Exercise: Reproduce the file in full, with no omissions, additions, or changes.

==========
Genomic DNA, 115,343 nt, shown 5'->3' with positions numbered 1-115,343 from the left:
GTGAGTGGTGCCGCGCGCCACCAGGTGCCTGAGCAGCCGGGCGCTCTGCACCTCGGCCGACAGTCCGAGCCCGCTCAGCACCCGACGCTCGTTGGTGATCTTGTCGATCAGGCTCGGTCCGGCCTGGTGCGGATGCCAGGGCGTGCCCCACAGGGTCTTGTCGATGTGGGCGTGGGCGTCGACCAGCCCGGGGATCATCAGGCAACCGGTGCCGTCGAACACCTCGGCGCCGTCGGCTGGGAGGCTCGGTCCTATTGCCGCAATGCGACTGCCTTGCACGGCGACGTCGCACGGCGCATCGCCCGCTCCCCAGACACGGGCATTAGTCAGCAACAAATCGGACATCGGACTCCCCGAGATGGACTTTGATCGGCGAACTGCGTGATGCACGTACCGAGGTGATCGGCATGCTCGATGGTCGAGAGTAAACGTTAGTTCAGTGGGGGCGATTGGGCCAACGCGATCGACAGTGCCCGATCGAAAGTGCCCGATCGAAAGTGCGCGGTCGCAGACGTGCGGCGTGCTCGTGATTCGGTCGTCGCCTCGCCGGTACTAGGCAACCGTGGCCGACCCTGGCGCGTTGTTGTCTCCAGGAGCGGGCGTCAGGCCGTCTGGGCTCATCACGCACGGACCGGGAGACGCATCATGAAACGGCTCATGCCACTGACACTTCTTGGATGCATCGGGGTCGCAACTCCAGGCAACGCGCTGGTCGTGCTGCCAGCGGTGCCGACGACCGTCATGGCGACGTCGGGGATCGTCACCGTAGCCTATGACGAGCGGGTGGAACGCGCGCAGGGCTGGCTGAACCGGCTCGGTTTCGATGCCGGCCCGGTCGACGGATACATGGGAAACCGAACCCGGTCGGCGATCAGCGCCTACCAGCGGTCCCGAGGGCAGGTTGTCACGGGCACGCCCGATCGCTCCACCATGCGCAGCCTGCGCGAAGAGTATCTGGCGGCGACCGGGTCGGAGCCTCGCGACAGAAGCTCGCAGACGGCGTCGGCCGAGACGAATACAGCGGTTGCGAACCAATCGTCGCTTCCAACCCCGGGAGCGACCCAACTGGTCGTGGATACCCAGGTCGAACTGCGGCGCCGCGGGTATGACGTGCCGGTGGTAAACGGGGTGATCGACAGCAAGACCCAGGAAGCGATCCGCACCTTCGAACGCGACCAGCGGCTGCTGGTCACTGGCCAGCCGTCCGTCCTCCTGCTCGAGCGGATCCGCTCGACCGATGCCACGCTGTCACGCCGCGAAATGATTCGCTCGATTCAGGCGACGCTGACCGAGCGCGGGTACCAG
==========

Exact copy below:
Genomic DNA, 115,343 nt, shown 5'->3' with positions numbered 1-115,343 from the left:
GTGAGTGGTGCCGCGCGCCACCAGGTGCCTGAGCAGCCGGGCGCTCTGCACCTCGGCCGACAGTCCGAGCCCGCTCAGCACCCGACGCTCGTTGGTGATCTTGTCGATCAGGCTCGGTCCGGCCTGGTGCGGATGCCAGGGCGTGCCCCACAGGGTCTTGTCGATGTGGGCGTGGGCGTCGACCAGCCCGGGGATCATCAGGCAACCGGTGCCGTCGAACACCTCGGCGCCGTCGGCTGGGAGGCTCGGTCCTATTGCCGCAATGCGACTGCCTTGCACGGCGACGTCGCACGGCGCATCGCCCGCTCCCCAGACACGGGCATTAGTCAGCAACAAATCGGACATCGGACTCCCCGAGATGGACTTTGATCGGCGAACTGCGTGATGCACGTACCGAGGTGATCGGCATGCTCGATGGTCGAGAGTAAACGTTAGTTCAGTGGGGGCGATTGGGCCAACGCGATCGACAGTGCCCGATCGAAAGTGCCCGATCGAAAGTGCGCGGTCGCAGACGTGCGGCGTGCTCGTGATTCGGTCGTCGCCTCGCCGGTACTAGGCAACCGTGGCCGACCCTGGCGCGTTGTTGTCTCCAGGAGCGGGCGTCAGGCCGTCTGGGCTCATCACGCACGGACCGGGAGACGCATCATGAAACGGCTCATGCCACTGACACTTCTTGGATGCATCGGGGTCGCAACTCCAGGCAACGCGCTGGTCGTGCTGCCAGCGGTGCCGACGACCGTCATGGCGACGTCGGGGATCGTCACCGTAGCCTATGACGAGCGGGTGGAACGCGCGCAGGGCTGGCTGAACCGGCTCGGTTTCGATGCCGGCCCGGTCGACGGATACATGGGAAACCGAACCCGGTCGGCGATCAGCGCCTACCAGCGGTCCCGAGGGCAGGTTGTCACGGGCACGCCCGATCGCTCCACCATGCGCAGCCTGCGCGAAGAGTATCTGGCGGCGACCGGGTCGGAGCCTCGCGACAGAAGCTCGCAGACGGCGTCGGCCGAGACGAATACAGCGGTTGCGAACCAATCGTCGCTTCCAACCCCGGGAGCGACCCAACTGGTCGTGGATACCCAGGTCGAACTGCGGCGCCGCGGGTATGACGTGCCGGTGGTAAACGGGGTGATCGACAGCAAGACCCAGGAAGCGATCCGCACCTTCGAACGCGACCAGCGGCTGCTGGTCACTGGCCAGCCGTCCGTCCTCCTGCTCGAGCGGATCCGCTCGACCGATGCCACGCTGTCACGCCGCGAAATGATTCGCTCGATTCAGGCGACGCTGACCGAGCGCGGGTACCAG